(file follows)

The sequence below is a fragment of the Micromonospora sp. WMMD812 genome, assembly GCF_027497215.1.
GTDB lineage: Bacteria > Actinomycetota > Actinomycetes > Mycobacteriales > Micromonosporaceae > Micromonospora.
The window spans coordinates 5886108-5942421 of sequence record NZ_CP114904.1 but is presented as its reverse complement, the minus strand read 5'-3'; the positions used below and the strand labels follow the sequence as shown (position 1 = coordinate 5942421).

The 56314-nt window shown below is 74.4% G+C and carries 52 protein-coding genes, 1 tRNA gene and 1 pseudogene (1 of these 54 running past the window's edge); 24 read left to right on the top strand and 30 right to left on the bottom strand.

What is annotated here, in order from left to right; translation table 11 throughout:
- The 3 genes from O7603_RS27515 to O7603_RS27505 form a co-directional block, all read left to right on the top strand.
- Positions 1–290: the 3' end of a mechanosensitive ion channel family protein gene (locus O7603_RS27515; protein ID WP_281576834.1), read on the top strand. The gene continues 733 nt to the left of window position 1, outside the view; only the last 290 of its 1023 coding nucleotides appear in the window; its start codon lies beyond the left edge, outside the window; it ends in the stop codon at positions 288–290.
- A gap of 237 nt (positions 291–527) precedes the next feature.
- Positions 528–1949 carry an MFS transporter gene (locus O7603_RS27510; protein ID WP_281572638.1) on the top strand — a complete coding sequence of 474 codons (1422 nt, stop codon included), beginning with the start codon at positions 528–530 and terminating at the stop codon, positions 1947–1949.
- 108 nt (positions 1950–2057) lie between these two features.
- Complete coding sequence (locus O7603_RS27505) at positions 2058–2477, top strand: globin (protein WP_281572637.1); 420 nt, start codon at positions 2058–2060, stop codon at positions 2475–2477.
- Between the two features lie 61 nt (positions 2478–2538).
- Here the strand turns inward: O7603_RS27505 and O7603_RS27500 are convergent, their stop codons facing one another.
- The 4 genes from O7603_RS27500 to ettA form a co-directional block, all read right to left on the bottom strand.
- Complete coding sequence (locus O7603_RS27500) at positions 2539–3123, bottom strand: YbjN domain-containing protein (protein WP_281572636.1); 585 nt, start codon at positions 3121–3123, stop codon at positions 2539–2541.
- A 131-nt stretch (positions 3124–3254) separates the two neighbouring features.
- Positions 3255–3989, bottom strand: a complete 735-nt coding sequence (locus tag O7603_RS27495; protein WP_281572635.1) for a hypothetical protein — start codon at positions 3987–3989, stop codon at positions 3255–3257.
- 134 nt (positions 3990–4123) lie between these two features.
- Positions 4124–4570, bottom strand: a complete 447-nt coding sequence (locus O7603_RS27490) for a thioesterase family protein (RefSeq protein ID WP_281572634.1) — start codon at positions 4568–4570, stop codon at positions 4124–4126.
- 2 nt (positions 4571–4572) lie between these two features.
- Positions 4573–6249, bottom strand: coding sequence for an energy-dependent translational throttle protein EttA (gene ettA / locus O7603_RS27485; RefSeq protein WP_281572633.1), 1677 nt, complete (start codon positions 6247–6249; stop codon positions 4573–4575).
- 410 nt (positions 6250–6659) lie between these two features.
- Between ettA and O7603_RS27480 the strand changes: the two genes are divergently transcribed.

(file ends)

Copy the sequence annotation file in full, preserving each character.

The sequence below is a fragment of the Micromonospora sp. WMMD812 genome, assembly GCF_027497215.1.
GTDB lineage: Bacteria > Actinomycetota > Actinomycetes > Mycobacteriales > Micromonosporaceae > Micromonospora.
The window spans coordinates 5886108-5942421 of sequence record NZ_CP114904.1 but is presented as its reverse complement, the minus strand read 5'-3'; the positions used below and the strand labels follow the sequence as shown (position 1 = coordinate 5942421).

The 56314-nt window shown below is 74.4% G+C and carries 52 protein-coding genes, 1 tRNA gene and 1 pseudogene (1 of these 54 running past the window's edge); 24 read left to right on the top strand and 30 right to left on the bottom strand.

What is annotated here, in order from left to right; translation table 11 throughout:
- The 3 genes from O7603_RS27515 to O7603_RS27505 form a co-directional block, all read left to right on the top strand.
- Positions 1–290: the 3' end of a mechanosensitive ion channel family protein gene (locus O7603_RS27515; protein ID WP_281576834.1), read on the top strand. The gene continues 733 nt to the left of window position 1, outside the view; only the last 290 of its 1023 coding nucleotides appear in the window; its start codon lies beyond the left edge, outside the window; it ends in the stop codon at positions 288–290.
- A gap of 237 nt (positions 291–527) precedes the next feature.
- Positions 528–1949 carry an MFS transporter gene (locus O7603_RS27510; protein ID WP_281572638.1) on the top strand — a complete coding sequence of 474 codons (1422 nt, stop codon included), beginning with the start codon at positions 528–530 and terminating at the stop codon, positions 1947–1949.
- 108 nt (positions 1950–2057) lie between these two features.
- Complete coding sequence (locus O7603_RS27505) at positions 2058–2477, top strand: globin (protein WP_281572637.1); 420 nt, start codon at positions 2058–2060, stop codon at positions 2475–2477.
- Between the two features lie 61 nt (positions 2478–2538).
- Here the strand turns inward: O7603_RS27505 and O7603_RS27500 are convergent, their stop codons facing one another.
- The 4 genes from O7603_RS27500 to ettA form a co-directional block, all read right to left on the bottom strand.
- Complete coding sequence (locus O7603_RS27500) at positions 2539–3123, bottom strand: YbjN domain-containing protein (protein WP_281572636.1); 585 nt, start codon at positions 3121–3123, stop codon at positions 2539–2541.
- A 131-nt stretch (positions 3124–3254) separates the two neighbouring features.
- Positions 3255–3989, bottom strand: a complete 735-nt coding sequence (locus tag O7603_RS27495; protein WP_281572635.1) for a hypothetical protein — start codon at positions 3987–3989, stop codon at positions 3255–3257.
- 134 nt (positions 3990–4123) lie between these two features.
- Positions 4124–4570, bottom strand: a complete 447-nt coding sequence (locus O7603_RS27490) for a thioesterase family protein (RefSeq protein ID WP_281572634.1) — start codon at positions 4568–4570, stop codon at positions 4124–4126.
- 2 nt (positions 4571–4572) lie between these two features.
- Positions 4573–6249, bottom strand: coding sequence for an energy-dependent translational throttle protein EttA (gene ettA / locus O7603_RS27485; RefSeq protein WP_281572633.1), 1677 nt, complete (start codon positions 6247–6249; stop codon positions 4573–4575).
- 410 nt (positions 6250–6659) lie between these two features.
- Between ettA and O7603_RS27480 the strand changes: the two genes are divergently transcribed.